Procedures—UCB and BM MSC cultures were seeded in duplicate (5,000 cells/cm2). One duplicate was incubated with SPIO (50 μg/mL); the other was processed identically, but without SPIO. Mesenchymal stromal cells were expanded in triplicates for 5 passages and assessed for viability and proliferative capacity, labeling efficacy, and labeled cell proportion. For MRI detection, 5 × 106 labeled BM MSCs from passage 1 or 2 were injected into a collagenase-induced superficial digital flexor tendon defect of an equine cadaveric forelimb from 2 horses.

Results—For passages 1, 2, and 3, labeling efficacy and cell proportion for UCB MSCs (99.6% [range, 98.8% to 99.9%], 16.6% [range, 6.5% to 36.1%], and 1.0% [range, 0.4% to 2.8%], respectively) were significantly higher than for BM MSCs (99.2% [range, 97.8% to 99.7%], 4.5% [range, 1.6% to 11.8%], and 0.2% [range, 0.1% to 0.6%], respectively). Labeling was not detectable after passage 3. Viability of MSCs was not affected, but cell doubling time increased in labeled MSCs, compared with that of unlabeled MSCs. On MRI 3-D T2*-weighted fast gradient echo sequences, decreased signal intensity was observed for BM passage 1 MSCs.

Conclusions and Clinical Relevance—Equine UCB and BM MSCs were labeled with SPIO at high efficiencies.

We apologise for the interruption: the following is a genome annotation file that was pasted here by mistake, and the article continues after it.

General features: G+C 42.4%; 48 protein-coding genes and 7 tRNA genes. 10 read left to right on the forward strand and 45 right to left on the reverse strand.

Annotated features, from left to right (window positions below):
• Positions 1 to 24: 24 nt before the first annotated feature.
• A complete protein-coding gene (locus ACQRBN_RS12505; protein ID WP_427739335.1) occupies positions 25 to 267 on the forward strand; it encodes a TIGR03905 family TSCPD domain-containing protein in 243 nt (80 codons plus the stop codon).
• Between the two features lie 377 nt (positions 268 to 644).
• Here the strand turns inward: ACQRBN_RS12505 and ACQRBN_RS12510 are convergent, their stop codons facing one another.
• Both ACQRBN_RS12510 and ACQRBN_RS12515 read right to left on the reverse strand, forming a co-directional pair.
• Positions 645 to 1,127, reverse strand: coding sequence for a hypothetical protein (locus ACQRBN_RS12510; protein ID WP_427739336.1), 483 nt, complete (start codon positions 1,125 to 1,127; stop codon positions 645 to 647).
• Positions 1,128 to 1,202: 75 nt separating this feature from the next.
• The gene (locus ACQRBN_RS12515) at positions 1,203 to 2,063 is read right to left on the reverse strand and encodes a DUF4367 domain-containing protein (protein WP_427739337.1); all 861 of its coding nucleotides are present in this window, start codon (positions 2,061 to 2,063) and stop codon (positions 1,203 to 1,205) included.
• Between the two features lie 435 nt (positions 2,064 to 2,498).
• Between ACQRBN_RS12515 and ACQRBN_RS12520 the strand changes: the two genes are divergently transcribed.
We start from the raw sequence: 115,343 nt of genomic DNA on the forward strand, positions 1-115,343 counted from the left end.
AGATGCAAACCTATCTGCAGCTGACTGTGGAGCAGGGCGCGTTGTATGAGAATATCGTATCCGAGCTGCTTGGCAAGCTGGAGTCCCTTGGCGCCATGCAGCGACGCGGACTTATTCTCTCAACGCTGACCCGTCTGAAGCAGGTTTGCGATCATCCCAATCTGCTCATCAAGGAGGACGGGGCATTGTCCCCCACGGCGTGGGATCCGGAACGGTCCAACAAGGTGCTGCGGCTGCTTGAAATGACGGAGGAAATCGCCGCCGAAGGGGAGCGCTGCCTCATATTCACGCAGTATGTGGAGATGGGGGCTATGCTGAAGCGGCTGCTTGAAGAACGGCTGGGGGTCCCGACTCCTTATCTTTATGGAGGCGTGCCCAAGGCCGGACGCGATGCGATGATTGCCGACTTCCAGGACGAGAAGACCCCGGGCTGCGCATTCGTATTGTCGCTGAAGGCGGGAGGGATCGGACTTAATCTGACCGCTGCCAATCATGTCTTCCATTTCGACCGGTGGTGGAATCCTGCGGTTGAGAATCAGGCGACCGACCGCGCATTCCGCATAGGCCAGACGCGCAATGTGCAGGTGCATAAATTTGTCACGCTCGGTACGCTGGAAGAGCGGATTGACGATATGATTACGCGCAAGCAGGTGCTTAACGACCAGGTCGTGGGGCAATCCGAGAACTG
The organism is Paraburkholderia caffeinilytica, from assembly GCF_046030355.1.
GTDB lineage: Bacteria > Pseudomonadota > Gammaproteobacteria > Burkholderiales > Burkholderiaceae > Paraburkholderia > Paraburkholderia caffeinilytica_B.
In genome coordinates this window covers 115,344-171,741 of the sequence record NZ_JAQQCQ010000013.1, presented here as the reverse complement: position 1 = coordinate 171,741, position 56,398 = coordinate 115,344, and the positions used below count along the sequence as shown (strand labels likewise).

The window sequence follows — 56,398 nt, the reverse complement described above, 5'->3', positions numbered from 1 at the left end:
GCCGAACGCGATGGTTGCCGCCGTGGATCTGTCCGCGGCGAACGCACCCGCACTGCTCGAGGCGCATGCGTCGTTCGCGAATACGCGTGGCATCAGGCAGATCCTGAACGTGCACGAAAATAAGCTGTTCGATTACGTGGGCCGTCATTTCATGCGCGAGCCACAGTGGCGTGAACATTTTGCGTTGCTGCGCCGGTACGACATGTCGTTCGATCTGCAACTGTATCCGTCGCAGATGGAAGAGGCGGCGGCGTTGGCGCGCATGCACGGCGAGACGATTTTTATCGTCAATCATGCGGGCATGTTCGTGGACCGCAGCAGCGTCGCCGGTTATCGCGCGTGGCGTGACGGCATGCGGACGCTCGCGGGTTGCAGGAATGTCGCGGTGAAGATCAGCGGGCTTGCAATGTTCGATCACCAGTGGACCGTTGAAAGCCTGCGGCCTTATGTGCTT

Multipotent MSCs are of increasing interest in the field of cell-based regenerative medicine. In horses, they have been evaluated for their therapeutic potential in a variety of experimental models of musculoskeletal injuries1–4 and are currently used to enhance repair in clinical cases of tendinopathy5–8 or suspensory desmitis.9–11 However, the role of transplanted MSCs in the repair process is not clearly understood. It was originally believed that MSCs participated in tissue homeostasis by replacing damaged or senescent cells,12,13 but it is now hypothesized that they contribute to healing by producing cytokines and growth factors, which in turn recruit and stimulate other cells to repair the damaged tissue.14 Therefore, monitoring the fate of transplanted MSCs is crucial to the exploration of MSC function in vivo. In horses, 2 studies15,16 investigated the use of labeled MSCs to monitor their fate after injection in the distal aspect of the forelimb. Guest et al16 used MSCs expressing green fluorescent protein directly injected in a surgically created SDFT lesion. However, this technique required the horses be euthanized for tissue sample collection and did not allow real-time cell tracking. Sole et al15 described the use of scintigraphy, a noninvasive technique, to evaluate the distribution and persistence of technetium Tc 99m–labeled bone marrow MSCs in a surgically induced SDFT lesion, both after intralesional injection and IV or intra-arterial regional limb perfusion. Technetium Tc 99m–labeled bone marrow MSC uptake by the lesion was higher after intralesional injection than after each type of regional limb perfusion, and MSC persistence over time decreased similarly for the 3 techniques. However, evaluation was performed for only 24 hours.15 Cost- and time-effective noninvasive imaging methods for cell tracking in live horses are desirable.